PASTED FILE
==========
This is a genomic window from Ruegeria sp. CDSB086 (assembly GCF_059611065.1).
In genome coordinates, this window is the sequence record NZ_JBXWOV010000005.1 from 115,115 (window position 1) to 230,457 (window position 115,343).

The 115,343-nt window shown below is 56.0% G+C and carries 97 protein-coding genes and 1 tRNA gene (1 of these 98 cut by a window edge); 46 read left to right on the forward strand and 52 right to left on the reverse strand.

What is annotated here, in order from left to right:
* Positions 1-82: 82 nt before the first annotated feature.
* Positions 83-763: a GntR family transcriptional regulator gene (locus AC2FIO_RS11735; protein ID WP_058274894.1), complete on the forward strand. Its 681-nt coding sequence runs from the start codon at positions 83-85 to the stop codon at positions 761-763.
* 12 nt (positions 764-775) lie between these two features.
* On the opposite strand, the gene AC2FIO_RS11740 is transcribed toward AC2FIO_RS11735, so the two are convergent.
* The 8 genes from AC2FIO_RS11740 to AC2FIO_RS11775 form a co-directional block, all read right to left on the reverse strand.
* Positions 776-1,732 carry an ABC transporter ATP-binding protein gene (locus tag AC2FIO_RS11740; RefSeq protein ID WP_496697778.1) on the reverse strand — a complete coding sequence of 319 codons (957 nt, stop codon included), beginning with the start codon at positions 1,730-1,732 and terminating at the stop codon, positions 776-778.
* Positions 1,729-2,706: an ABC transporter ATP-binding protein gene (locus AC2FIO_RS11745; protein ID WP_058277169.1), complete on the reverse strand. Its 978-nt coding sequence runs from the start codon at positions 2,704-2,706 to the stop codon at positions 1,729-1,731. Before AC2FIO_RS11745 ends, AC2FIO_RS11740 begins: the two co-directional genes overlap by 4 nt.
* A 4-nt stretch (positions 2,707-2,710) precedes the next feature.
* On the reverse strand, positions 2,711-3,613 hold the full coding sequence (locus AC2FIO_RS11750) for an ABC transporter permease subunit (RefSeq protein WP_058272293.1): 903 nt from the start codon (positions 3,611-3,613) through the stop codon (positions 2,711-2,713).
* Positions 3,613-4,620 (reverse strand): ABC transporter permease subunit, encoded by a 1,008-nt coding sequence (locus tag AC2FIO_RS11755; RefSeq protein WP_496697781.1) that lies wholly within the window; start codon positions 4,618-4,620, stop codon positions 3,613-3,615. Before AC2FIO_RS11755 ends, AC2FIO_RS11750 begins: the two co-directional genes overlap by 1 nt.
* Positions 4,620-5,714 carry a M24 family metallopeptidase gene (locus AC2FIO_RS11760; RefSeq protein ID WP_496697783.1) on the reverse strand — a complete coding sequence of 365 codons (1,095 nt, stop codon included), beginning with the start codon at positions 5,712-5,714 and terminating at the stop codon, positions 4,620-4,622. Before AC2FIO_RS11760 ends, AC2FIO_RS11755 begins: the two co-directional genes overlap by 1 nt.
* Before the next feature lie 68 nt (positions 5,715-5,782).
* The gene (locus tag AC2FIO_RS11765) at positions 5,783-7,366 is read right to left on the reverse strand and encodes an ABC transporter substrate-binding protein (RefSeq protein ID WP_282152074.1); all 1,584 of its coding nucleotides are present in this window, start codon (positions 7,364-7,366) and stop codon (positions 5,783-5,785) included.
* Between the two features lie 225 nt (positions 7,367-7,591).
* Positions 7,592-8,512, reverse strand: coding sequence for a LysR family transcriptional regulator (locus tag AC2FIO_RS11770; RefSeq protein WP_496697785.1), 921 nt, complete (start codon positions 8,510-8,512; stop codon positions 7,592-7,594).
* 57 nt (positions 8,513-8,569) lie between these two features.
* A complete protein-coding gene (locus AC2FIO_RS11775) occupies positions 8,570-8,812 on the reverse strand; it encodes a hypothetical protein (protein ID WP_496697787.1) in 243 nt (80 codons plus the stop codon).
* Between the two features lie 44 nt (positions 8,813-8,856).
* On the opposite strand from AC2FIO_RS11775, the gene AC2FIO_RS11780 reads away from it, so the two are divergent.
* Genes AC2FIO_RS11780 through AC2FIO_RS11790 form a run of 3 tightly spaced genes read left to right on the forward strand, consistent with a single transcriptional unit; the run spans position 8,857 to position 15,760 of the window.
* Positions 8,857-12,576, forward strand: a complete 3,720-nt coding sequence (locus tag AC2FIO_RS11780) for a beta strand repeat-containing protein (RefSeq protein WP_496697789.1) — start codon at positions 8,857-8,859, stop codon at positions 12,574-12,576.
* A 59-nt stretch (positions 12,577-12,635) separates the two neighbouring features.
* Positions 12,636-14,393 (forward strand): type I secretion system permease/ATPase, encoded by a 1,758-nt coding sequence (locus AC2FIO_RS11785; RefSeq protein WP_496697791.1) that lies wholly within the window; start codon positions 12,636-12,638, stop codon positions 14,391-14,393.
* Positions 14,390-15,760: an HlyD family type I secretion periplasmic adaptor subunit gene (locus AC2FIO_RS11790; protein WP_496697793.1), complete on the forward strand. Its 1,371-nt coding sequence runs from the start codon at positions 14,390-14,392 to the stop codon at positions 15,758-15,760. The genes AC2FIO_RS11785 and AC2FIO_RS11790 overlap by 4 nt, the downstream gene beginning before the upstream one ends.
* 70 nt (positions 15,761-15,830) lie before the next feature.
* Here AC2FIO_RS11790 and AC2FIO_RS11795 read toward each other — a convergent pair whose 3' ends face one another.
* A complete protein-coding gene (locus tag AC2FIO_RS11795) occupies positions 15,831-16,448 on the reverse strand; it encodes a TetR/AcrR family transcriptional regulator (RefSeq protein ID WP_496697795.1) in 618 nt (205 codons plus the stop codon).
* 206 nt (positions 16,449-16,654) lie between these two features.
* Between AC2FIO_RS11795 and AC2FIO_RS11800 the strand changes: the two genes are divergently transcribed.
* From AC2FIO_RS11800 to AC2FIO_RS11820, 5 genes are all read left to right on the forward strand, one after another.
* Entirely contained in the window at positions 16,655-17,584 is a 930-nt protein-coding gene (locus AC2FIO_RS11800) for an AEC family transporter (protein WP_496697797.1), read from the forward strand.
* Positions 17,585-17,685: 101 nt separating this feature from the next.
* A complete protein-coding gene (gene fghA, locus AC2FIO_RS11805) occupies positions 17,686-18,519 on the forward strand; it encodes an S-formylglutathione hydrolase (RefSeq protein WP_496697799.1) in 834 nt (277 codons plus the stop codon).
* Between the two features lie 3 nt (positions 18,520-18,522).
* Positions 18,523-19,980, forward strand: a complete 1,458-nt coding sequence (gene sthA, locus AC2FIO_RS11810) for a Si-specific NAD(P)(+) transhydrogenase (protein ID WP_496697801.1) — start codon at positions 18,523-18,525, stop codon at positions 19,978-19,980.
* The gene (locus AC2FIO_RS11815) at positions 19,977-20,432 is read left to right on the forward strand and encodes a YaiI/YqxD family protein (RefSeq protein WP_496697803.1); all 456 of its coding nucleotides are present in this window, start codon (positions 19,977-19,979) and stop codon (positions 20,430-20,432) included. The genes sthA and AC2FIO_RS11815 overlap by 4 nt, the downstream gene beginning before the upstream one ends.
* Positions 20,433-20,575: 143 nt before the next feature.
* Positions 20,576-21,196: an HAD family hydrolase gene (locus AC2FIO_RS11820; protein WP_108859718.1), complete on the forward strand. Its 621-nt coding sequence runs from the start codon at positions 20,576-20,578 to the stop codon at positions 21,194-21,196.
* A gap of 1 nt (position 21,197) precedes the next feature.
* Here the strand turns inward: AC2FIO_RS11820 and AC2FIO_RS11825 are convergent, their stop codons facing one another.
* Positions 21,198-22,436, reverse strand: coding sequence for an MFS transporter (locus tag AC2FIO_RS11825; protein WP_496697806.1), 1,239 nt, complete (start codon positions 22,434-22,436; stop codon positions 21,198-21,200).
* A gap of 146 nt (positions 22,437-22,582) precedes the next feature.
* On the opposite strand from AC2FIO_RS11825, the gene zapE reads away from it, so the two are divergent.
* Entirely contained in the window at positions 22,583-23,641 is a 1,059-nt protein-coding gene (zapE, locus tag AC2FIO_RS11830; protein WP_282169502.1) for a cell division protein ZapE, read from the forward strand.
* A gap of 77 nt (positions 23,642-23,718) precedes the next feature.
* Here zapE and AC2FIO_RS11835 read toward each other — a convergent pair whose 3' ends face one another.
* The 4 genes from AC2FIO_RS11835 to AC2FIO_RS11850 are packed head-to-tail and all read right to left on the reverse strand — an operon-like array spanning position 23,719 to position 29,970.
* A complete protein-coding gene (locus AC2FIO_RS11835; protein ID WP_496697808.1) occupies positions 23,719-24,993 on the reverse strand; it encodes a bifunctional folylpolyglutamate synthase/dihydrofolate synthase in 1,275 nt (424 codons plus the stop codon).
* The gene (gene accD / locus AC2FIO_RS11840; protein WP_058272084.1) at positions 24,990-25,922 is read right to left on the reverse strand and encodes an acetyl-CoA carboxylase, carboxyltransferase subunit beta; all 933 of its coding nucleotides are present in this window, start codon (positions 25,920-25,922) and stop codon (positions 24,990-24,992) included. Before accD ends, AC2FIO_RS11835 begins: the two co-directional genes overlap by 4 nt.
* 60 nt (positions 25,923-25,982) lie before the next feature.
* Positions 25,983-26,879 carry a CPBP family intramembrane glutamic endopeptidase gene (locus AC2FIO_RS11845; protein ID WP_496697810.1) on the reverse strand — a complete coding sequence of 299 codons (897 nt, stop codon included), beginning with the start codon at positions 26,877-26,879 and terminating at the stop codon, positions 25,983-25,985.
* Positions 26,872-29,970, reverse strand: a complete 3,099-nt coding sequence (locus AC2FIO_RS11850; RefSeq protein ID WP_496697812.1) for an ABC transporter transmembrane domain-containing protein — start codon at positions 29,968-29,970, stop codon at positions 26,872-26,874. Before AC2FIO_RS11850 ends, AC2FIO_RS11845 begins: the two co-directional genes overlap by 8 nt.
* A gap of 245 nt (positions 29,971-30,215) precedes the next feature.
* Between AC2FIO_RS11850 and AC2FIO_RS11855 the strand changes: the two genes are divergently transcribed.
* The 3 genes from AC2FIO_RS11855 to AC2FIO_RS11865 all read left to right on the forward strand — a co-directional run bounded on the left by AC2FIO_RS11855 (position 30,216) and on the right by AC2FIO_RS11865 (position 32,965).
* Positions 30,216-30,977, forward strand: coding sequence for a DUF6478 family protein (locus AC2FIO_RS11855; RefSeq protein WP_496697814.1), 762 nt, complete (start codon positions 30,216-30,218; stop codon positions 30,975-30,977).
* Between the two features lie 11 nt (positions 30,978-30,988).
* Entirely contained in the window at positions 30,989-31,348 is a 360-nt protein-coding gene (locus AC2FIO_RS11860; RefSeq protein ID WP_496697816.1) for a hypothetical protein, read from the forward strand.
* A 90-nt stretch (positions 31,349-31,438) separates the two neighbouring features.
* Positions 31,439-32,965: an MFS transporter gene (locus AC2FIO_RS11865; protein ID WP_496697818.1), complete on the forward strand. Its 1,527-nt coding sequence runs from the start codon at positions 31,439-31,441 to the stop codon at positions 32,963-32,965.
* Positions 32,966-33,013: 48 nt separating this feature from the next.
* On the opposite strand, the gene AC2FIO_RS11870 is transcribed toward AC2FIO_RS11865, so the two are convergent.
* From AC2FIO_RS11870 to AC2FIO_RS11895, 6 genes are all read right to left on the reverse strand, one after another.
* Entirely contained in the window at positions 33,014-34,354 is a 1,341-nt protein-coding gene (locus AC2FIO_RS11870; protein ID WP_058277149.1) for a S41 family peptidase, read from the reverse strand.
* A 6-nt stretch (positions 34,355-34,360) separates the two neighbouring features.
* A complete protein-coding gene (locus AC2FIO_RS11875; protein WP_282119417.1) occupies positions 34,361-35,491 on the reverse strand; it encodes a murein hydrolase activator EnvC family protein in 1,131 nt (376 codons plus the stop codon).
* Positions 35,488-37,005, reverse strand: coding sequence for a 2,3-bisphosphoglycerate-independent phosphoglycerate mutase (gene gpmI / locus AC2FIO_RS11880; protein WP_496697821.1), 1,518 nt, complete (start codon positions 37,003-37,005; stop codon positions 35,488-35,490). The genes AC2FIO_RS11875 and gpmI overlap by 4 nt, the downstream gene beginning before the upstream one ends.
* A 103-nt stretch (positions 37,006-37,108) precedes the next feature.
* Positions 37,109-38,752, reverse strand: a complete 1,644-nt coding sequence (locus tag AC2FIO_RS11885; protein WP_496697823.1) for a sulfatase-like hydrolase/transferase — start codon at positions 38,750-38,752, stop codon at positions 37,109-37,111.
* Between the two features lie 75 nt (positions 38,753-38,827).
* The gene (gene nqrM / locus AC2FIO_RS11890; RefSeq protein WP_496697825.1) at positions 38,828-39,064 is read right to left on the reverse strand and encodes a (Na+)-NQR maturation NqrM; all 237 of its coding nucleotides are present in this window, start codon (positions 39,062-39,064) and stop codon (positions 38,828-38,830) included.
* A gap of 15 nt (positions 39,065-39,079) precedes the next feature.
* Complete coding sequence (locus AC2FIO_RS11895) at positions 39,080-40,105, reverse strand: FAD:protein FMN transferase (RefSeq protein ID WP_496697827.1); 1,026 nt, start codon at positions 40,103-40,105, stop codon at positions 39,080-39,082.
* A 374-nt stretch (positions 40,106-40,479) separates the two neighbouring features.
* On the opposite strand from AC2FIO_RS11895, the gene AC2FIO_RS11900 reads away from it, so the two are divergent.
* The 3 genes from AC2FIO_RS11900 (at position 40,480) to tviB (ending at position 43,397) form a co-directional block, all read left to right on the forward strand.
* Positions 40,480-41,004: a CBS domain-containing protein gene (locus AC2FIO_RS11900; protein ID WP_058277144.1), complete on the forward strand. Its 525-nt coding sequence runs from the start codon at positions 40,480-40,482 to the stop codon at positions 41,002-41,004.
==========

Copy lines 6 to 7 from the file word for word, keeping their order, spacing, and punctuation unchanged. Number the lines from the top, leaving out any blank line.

* Positions 83-763: a GntR family transcriptional regulator gene (locus AC2FIO_RS11735; protein ID WP_058274894.1), complete on the forward strand. Its 681-nt coding sequence runs from the start codon at positions 83-85 to the stop codon at positions 761-763.
* 12 nt (positions 764-775) lie between these two features.